I n 1960, Kenneth Noland’s technique was in the midst of transition. Two years earlier, the American artist’s breakthrough series of concentric circles, called Targets, took the art world by storm; many recognize it as seminal of post-war American abstraction. In Targets, Noland leverages fellow artist Helen Frankenthaler’s soak-stain technique to create a vivid contrast of color and space. The rings of each target are loosely defined, infusing the work with a dynamic presence that extends beyond the canvas, as critic Clement Greenberg notes:
“Noland’s motifs do not possess the quality of images; they are present solely in an abstract capacity, as means solely of organizing and galvanizing the picture field. Thanks to their centeredness and their symmetry, the discs…create a revolving movement that spins out…beyond the four sides of the picture to evoke, once again, limitless space, weightlessness, air.”
With Blue, Noland takes this signature technique one step further. At the center of the canvas is the black, rigid circle of the bull’s-eye. The uniform color field focuses the viewer’s gaze inwards, creating a pulsating effect as the black vibrates into the surrounding rings of blue, white, and red. Bare, soak-stain canvas breaks the illusion, giving a nod to Noland’s earlier organic, painterly style. The same technique is at play in the outermost ring and sapphire blue ground of the work—the rings dissolve from hard-edged red and white to blurred blues, seeming to move out towards the edge of the frame and beyond.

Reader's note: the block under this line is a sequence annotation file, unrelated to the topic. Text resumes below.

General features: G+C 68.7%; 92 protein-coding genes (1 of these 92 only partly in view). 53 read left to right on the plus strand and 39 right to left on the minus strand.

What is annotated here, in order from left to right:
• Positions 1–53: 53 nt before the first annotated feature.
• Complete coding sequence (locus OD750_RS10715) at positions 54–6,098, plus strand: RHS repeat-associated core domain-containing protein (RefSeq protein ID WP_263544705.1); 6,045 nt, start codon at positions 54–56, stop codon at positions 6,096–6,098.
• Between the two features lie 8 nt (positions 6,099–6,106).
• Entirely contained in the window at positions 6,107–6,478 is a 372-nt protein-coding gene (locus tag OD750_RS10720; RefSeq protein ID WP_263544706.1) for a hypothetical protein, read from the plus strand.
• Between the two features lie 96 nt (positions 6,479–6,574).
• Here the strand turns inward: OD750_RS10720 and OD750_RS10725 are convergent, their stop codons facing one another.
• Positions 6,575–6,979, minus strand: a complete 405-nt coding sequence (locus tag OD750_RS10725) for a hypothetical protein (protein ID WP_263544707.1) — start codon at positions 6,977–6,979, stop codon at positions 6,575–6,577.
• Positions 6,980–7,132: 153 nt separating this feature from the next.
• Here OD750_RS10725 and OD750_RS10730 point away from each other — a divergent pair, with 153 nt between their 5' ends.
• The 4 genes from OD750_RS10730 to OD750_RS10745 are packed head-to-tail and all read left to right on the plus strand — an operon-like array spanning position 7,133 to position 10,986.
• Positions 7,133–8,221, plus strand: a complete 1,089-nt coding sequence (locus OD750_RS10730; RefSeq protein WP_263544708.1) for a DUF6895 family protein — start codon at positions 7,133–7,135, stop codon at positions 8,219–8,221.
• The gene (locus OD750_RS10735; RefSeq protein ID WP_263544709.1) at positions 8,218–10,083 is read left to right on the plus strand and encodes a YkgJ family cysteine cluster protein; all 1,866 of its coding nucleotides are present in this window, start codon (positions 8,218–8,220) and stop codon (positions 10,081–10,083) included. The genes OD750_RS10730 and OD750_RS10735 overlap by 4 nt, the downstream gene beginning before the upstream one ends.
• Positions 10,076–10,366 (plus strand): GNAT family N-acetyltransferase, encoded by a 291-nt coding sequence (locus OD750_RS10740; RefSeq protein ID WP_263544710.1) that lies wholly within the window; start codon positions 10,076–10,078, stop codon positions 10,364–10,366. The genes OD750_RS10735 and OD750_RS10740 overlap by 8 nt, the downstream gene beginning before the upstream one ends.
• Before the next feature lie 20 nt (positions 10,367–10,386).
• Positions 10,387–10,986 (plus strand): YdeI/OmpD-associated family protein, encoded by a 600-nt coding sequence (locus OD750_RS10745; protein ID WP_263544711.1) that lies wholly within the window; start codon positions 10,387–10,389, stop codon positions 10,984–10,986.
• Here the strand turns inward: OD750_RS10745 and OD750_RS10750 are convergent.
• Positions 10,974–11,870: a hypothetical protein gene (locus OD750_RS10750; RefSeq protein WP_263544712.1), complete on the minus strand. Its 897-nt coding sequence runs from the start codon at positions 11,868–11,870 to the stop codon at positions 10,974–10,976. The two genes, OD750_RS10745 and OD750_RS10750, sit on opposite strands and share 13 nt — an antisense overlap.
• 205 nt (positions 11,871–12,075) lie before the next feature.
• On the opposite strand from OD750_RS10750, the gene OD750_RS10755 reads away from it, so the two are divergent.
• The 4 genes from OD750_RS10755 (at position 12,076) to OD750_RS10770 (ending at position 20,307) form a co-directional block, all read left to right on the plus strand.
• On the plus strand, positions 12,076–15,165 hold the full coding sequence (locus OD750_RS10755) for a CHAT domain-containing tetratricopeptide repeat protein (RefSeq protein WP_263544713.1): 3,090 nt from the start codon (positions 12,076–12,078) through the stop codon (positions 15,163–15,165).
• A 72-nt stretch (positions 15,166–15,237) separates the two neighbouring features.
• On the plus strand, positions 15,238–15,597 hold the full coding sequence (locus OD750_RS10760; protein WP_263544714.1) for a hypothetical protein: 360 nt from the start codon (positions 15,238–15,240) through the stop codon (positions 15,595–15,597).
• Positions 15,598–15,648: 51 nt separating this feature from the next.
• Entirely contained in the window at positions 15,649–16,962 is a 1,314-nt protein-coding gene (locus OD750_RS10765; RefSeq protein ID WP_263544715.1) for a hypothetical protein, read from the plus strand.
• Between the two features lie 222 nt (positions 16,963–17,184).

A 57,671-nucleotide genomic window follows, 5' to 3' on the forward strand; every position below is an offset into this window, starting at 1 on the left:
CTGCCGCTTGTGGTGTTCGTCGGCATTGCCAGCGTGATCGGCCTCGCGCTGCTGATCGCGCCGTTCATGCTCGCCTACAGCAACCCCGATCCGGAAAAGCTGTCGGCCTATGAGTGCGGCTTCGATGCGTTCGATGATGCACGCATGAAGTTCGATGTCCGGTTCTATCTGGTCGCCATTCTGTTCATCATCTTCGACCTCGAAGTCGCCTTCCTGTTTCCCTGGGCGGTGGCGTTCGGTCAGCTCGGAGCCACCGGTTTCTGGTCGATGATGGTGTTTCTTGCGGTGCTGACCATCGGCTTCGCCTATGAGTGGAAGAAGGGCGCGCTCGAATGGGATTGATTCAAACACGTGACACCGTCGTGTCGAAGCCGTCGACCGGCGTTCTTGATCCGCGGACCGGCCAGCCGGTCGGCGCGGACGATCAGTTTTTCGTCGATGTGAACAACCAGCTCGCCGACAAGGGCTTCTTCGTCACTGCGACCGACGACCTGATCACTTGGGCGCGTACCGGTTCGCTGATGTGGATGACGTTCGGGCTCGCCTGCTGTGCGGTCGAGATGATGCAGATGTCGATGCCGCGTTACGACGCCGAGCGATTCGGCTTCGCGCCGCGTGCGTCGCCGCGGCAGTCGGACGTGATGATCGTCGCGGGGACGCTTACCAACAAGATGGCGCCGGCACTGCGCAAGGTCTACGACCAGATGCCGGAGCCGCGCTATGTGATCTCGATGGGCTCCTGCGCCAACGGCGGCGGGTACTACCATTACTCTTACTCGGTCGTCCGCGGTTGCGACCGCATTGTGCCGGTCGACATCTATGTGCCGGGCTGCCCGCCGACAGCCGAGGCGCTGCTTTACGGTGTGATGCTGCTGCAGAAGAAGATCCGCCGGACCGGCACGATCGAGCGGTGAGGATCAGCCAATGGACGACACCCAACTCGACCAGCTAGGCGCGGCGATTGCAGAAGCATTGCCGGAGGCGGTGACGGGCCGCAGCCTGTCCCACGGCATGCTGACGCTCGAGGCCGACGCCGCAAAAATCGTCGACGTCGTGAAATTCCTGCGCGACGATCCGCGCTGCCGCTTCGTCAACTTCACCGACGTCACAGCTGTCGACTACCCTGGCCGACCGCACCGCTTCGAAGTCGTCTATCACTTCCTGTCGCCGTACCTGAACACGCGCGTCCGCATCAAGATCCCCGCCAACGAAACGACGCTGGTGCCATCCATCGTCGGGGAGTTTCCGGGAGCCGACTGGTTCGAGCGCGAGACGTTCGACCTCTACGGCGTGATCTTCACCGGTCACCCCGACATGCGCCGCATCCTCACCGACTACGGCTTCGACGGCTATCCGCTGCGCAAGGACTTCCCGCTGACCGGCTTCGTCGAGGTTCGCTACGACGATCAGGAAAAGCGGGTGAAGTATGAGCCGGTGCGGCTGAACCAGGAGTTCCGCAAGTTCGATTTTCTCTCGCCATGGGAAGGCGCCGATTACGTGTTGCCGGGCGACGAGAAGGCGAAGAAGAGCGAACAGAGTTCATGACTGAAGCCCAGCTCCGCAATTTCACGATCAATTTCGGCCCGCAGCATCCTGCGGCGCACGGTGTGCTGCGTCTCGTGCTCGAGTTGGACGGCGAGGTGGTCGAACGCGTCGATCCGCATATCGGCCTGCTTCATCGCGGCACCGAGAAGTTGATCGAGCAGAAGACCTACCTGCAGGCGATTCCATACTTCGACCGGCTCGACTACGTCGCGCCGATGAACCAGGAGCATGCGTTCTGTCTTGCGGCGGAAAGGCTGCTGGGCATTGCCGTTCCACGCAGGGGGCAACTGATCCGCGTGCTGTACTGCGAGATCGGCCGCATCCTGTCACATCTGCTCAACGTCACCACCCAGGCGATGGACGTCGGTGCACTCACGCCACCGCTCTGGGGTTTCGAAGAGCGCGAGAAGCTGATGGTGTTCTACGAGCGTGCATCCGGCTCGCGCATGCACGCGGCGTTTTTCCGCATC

The work shows the scale of Noland’s experimentation with palette, scale, and saturation—the result is mesmerizing, as Guggenheim curator Diane Waldman writes:
“Noland's search of the ideal Platonic form has crystallized into an art in which color and form are held in perfect equilibrium. The spare geometry of his form heightens the emotional impact of his color. The rational and the felt, distilled form and sensuous color intermesh to create a magic presence. His space is color. His color is space. Color is all.”
In the following years, Noland’s color field technique would become more defined: geometric shapes and pointed edges would replace soft spirals, and uniform color would outshine noticeable brush strokes. But in Blue, Noland’s chrysalis is not yet complete—instead, both art and artist are at play.